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Meanee

I recently picked up Swift 3 and love it. However, I do not have a lot of experience to draw from, with my ~25 total WS flights.

My FFC suit was Phantom or Shadow Edge. Swift 3 felt a lot twitchier due to larger leg wing. It took me a bit to get it under control. I think after 10 flights, I kind of have it dialed in. Now it flies like a dream. It is definitely fast. Me being a complete newbie, I managed to get 107 seconds of flight time out of mine. Last jump was 130 but I did not analyze Flysight data yet, just looked at a result from my Atlas.

Everyone recommends 7 cell canopy and I guess for a good reason. I fly a 1.15 loaded Sabre 2, and with good results. Good openings, easy to land, and easy to get out of line twists. My coach told me that as long as it's not over 1.3, I should be fine. But I may invest into a Pilot 7 later.



Sorry but I have to take exception to "Everyone".

I have nothing bad to say about a 7 cell for wingsuiting but 6 years ago, there were none on the market (aimed at wingsuiting). What was recommended (and still is today) is a stable canopy without a lot of taper. Very often those that recommend 7 cells are trying to sell one. I have many friends that love their new 7 cell canopies. No one has given me any specific reason that makes me want to put down my money to replace my 9 cell. But that is just me.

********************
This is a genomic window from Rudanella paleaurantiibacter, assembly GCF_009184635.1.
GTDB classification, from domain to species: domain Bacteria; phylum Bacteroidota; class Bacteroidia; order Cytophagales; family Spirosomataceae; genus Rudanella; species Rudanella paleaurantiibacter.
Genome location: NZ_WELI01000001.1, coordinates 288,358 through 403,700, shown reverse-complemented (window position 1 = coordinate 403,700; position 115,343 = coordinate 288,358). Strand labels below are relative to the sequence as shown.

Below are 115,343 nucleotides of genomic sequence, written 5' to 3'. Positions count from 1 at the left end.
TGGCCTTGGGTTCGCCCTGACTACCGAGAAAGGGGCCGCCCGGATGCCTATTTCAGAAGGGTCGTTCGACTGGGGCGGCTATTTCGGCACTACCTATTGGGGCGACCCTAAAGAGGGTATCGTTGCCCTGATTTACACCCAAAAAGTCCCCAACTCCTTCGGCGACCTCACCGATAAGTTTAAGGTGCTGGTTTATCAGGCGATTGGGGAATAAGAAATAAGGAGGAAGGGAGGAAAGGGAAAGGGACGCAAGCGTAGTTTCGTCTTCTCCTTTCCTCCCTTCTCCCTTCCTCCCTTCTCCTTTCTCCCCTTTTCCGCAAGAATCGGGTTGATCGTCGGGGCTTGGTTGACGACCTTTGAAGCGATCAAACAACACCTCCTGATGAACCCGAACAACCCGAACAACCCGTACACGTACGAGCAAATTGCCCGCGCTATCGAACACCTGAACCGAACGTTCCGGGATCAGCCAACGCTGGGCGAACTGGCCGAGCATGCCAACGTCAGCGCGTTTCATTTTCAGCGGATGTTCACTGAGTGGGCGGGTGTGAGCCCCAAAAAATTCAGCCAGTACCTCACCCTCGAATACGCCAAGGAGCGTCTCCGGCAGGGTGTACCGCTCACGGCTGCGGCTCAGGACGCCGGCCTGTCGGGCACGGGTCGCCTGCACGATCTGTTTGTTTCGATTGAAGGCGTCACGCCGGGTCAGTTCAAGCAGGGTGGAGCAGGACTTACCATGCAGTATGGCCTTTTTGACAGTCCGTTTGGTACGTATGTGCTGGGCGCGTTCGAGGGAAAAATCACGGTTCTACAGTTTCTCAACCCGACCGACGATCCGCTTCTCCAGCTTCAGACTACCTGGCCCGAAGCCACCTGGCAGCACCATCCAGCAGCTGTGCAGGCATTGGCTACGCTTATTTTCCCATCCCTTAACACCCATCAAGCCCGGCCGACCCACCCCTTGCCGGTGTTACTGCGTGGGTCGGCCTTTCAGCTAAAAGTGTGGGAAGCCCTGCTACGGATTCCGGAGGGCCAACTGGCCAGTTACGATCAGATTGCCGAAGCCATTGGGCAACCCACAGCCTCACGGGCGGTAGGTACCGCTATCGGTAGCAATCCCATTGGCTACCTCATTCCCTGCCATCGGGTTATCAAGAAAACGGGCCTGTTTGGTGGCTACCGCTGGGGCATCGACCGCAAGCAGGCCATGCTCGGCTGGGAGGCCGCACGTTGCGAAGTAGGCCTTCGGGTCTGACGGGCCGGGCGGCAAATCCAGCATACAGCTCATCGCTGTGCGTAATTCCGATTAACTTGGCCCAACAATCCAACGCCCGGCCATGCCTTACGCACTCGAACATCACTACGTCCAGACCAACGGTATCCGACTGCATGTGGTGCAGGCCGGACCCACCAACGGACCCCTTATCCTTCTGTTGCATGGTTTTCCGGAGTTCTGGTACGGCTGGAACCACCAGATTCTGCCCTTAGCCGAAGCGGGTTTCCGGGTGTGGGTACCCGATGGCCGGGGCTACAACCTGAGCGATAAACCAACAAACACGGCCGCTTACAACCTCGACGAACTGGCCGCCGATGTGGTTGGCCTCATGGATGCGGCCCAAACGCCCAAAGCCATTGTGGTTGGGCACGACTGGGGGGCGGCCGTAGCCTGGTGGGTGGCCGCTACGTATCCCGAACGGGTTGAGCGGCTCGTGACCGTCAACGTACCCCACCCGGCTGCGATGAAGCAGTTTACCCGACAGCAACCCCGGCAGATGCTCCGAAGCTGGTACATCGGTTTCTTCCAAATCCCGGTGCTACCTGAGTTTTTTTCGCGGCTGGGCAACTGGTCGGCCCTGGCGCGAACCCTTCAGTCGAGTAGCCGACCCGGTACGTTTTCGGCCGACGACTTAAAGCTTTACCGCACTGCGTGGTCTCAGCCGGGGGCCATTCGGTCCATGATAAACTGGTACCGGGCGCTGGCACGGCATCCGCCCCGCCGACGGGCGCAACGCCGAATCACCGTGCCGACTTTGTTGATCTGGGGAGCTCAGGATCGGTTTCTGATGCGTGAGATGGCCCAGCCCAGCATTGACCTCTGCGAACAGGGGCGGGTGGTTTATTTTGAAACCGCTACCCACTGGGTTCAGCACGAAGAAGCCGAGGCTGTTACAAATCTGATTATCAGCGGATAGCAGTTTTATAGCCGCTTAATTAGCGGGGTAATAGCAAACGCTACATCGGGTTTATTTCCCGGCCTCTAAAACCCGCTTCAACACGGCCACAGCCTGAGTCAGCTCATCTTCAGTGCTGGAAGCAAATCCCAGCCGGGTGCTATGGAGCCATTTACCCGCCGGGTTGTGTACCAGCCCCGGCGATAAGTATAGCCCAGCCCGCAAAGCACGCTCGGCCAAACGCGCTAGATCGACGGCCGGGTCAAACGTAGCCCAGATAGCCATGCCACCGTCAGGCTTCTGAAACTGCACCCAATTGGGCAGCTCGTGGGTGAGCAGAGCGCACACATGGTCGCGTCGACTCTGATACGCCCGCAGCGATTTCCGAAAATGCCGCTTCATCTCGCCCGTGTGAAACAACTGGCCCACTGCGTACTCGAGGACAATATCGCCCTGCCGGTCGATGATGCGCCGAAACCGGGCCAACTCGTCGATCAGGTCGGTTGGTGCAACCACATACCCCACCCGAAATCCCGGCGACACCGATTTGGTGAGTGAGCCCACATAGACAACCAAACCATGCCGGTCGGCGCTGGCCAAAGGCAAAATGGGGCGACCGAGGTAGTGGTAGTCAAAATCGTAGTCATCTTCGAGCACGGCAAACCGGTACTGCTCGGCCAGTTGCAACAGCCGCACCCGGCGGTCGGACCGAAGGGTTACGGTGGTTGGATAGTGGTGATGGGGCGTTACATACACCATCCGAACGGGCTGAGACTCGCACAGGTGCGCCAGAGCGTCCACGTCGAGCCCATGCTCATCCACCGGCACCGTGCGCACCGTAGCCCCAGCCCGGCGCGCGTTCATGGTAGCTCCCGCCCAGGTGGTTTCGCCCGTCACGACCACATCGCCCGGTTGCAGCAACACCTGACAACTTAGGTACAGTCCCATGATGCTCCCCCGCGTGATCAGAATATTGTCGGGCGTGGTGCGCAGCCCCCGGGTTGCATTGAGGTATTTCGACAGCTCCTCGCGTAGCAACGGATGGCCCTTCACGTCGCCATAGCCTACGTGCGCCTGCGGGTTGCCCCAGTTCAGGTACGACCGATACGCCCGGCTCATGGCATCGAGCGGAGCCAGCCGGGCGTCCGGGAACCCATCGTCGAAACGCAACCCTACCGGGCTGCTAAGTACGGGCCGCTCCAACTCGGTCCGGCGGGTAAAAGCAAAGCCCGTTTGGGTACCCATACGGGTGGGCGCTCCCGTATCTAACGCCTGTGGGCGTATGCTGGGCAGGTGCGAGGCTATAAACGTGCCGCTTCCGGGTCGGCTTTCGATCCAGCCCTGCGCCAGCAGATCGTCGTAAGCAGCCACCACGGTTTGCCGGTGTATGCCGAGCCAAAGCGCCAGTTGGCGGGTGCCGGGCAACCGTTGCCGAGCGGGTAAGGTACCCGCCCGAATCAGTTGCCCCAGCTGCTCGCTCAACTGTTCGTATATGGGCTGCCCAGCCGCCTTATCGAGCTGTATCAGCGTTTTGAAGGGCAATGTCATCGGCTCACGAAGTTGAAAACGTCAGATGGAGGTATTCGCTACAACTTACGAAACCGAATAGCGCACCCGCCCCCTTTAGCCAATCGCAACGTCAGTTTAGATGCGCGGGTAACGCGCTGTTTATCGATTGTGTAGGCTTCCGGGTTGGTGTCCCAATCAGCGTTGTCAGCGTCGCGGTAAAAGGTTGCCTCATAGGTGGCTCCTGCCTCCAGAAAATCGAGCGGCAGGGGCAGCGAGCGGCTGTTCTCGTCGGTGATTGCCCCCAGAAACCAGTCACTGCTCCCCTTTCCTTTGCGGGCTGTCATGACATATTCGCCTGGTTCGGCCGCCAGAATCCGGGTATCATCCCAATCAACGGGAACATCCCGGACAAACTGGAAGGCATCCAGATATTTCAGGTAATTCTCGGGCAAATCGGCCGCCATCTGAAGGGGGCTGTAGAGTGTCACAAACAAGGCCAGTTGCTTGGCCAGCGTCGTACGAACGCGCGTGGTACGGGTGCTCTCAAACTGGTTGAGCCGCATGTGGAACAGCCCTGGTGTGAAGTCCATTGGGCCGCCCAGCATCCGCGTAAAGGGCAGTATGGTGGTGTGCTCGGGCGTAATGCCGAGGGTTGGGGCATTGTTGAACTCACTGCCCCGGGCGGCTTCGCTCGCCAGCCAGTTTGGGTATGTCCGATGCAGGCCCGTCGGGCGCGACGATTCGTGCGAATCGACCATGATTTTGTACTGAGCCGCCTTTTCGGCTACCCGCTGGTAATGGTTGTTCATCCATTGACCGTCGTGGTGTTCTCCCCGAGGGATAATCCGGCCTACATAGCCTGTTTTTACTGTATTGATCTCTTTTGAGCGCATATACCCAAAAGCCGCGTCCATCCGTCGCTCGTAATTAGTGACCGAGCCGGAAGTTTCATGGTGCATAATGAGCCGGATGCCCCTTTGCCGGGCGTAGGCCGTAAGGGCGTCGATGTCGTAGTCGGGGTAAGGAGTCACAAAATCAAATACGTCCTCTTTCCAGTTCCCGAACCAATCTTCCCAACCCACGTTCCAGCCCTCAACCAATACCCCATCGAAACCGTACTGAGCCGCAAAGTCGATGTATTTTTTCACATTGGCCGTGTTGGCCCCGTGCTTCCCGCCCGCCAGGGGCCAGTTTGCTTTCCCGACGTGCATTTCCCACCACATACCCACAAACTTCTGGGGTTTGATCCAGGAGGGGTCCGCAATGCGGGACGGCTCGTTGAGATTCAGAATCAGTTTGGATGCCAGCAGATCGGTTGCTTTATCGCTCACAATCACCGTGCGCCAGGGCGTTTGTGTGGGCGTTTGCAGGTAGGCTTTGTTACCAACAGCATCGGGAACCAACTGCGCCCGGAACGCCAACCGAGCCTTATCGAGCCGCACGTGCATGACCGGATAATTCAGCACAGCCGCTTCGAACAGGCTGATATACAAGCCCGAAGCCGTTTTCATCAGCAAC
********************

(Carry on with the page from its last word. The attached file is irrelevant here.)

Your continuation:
Instructor quote, “What's weird is that you're older than my dad!”

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7-cell isn't a magic bullet, imo the Sabre2 at wingloads below 1.4 is much better than the Storm 7-cell at same wingload, having had both previously. Infact people here have been moving away from the Storm, it just spins up so easely. The canopies made specifically for wingsuiting are 7-cells, as they in general are better suited due to the lower aspect ratio making them less prone to spinning when linetwist occur. There are exceptions though as I wrote. On topic the Swift 3 is a very good suit for beginners. Not as forgiving as the Phantoms/Shadows, rather it is "more efficient", but it can be overcome by any beginner no problems